"Doula" name derivation

The term Doula originally came from ancient Greece, where the term was used to define an individual as a servant or in some extreme cases, a slave. The term doula was more commonly used again in roughly the 1960s where it often defined an individual who assisted in the birthing process. This individual was often a woman, one that not only helped during the birthing process but also provided support for women before and after the birth as well. Recently the term Death Doula has been coined to refer to a trained person who provides a dying individual and their family with assistance and resources.[7]

Associated fields

Hospice care

The role of a death midwife is consistent with the more holistic approach taken in hospice care. As a result, some hospitals and hospice centers that deal with end of life patients have had their own staff's counselors go through death doula training. This can be carried out through the organization International End of Life Doula Association (INELDA), which provides training sessions across four countries.[23]

Alternative death care movement

The death midwife phenomenon is associated with the "Death Positive" movement. It has also been linked to increasing interest in alternative methods of dealing with remains, including green burials, conservation burials, and home burials.[23] Death doulas are trained to have the knowledge to provide the family with after-life alternative death care options. A goal of many death doulas is to provide information about alternatives to cremation or conventional burial, such as natural or green burial, and "flameless cremation" or alkaline hydrolysis, which is legal in 14 states.[24] Other environmentally sustainable methods of final disposition are being developed, including human composting, or "recomposition."[25]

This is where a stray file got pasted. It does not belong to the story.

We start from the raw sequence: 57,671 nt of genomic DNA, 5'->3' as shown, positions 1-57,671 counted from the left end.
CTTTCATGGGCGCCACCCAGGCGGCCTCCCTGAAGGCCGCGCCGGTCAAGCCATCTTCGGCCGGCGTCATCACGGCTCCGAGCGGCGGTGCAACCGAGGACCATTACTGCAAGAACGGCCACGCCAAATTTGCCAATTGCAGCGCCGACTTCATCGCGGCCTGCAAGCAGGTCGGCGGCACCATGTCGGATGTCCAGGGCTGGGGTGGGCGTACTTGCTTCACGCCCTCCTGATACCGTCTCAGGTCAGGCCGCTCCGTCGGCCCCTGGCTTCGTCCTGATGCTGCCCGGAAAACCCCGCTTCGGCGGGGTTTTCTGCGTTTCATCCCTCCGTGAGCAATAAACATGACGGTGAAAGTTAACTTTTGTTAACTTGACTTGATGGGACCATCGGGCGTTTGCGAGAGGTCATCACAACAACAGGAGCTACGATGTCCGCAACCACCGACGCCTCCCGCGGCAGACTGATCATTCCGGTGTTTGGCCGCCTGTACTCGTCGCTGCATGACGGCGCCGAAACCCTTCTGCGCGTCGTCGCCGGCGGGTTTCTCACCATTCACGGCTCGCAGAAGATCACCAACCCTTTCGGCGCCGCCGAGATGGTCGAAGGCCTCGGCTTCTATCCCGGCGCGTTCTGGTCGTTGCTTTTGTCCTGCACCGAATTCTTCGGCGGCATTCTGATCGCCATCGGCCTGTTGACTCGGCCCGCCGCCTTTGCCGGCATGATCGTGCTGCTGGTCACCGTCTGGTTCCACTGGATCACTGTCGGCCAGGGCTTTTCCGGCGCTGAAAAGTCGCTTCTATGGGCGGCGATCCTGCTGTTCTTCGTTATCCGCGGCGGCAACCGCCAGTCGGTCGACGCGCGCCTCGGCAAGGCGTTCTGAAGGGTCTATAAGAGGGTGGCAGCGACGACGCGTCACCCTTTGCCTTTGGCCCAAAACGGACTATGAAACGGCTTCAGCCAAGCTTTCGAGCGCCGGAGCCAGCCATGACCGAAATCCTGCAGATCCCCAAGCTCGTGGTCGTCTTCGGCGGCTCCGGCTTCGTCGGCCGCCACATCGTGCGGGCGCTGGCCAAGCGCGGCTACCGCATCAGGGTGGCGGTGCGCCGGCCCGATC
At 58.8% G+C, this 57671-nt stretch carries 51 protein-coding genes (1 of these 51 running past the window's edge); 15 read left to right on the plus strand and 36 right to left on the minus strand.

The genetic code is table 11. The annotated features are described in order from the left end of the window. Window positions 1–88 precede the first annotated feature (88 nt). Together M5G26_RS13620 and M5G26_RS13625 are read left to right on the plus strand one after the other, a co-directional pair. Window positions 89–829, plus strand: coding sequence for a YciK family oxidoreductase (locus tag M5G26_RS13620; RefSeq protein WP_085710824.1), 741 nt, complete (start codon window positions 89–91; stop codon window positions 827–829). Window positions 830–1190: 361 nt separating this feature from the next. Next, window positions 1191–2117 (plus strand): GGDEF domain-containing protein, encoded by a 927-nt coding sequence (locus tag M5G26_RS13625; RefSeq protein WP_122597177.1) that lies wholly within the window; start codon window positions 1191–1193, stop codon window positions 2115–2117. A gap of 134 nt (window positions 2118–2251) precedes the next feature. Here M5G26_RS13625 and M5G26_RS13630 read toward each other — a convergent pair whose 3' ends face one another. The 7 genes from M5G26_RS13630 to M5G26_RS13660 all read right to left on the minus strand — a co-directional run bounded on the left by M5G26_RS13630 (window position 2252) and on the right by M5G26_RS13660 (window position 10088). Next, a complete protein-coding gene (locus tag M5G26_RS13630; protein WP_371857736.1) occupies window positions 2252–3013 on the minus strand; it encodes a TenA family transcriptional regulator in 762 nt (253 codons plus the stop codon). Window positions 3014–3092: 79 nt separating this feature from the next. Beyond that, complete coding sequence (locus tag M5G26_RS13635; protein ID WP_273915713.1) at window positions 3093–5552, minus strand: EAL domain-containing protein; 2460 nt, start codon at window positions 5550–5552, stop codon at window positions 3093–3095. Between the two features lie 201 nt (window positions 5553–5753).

See also

References

  1. ^ a b "Death midwives help families cope with end-of-life care". Retrieved 2016-07-08.
  2. ^ "The rise of the death doula - Macleans.ca". 2015-03-15. Retrieved 2016-07-08.
  3. ^ "National Home Funeral Alliance- What we call ourselves". homefuneralalliance.org. Retrieved 2018-07-01.
  4. ^ Blumberg, Antonia (2017-06-05). "A Growing Movement Of 'Death Doulas' Is Rethinking How We Die". Huffington Post. Retrieved 2017-12-23.
  5. ^ a b Aran, Isha. "The death midwife: Women were the original undertakers". Splinter. Retrieved 2017-11-20.
  6. ^ Kleinfield, N. R. (2004). "In Death Watch for Stranger, Becoming a Friend to the End". The New York Times. ISSN 0362-4331. Retrieved 2017-11-20.
  7. ^ a b c Corporon, Kathleen (October 2011). "Comfort and caring at the end of life: Baylor's doula program". Proceedings (Baylor University. Medical Center). 24 (4): 318–319. doi:10.1080/08998280.2011.11928748. ISSN 0899-8280. PMC 3205157. PMID 22046067.
  8. ^ "The good (mid)wife? B.C. College of Midwives says 'death midwives' can't use title". CBC News. Retrieved 2017-11-06.
  9. ^ "CINDEA". www.cindea.ca. Retrieved 2017-11-06.
  10. ^ "The Nursing & Midwifery Council". www.nmc.org.uk. Retrieved 2017-11-06.
  11. ^ "Death midwives help families cope with end-of-life care". CBC Radio. Retrieved 2017-11-06.
  12. ^ "Home - INELDA". INELDA. Retrieved 2018-06-02.
  13. ^ Steinhauser, K. E.
  14. ^ Lentz, Judith C. (11 January 2013). "Palliative Care Doula: An Innovative Model". Journal of Christian Nursing. 31 (4).
  15. ^ Baldwin, Paula K. (2017-04-26). "Death Cafés: Death Doulas and Family Communication". Behavioral Sciences. 7 (2): 26. doi:10.3390/bs7020026. PMC 5485456. PMID 28445392.
  16. ^ "The Death Doula". Modern Loss. 2014-07-10. Retrieved 2017-12-06.
  17. ^ "About A Sacred Passing - Death Doula Services & Training". A Sacred Passing. Archived from the original on 2017-12-23. Retrieved 2017-11-06.
  18. ^ "The Art of Death Midwifery | Sacred Crossings". sacredcrossings.com. Archived from the original on 2017-11-13. Retrieved 2017-11-06.
  19. ^ "Beyond Hospice". beyondhospice.com. Retrieved 2017-11-06.
  20. ^ "Death Midwife Directory". Earth Traditions. Archived from the original on 2017-01-15. Retrieved 2017-11-06.
  21. ^ "Home".
  22. ^ "Doula Program to Accompany & Comfort - Program Description". www.doulaprogram.org. Retrieved 2017-11-06.
  23. ^ a b Blumberg, Antonia (2017-06-05). "A Growing Movement Of 'Death Doulas' Is Rethinking How We Die". Huffington Post. Retrieved 2017-11-06.
  24. ^ "People have started dissolving loved ones' dead bodies as a greener alternative to burying or cremating them". Business Insider. Retrieved 2018-06-02.
  25. ^ "HOME". Recompose. Retrieved 2018-06-02.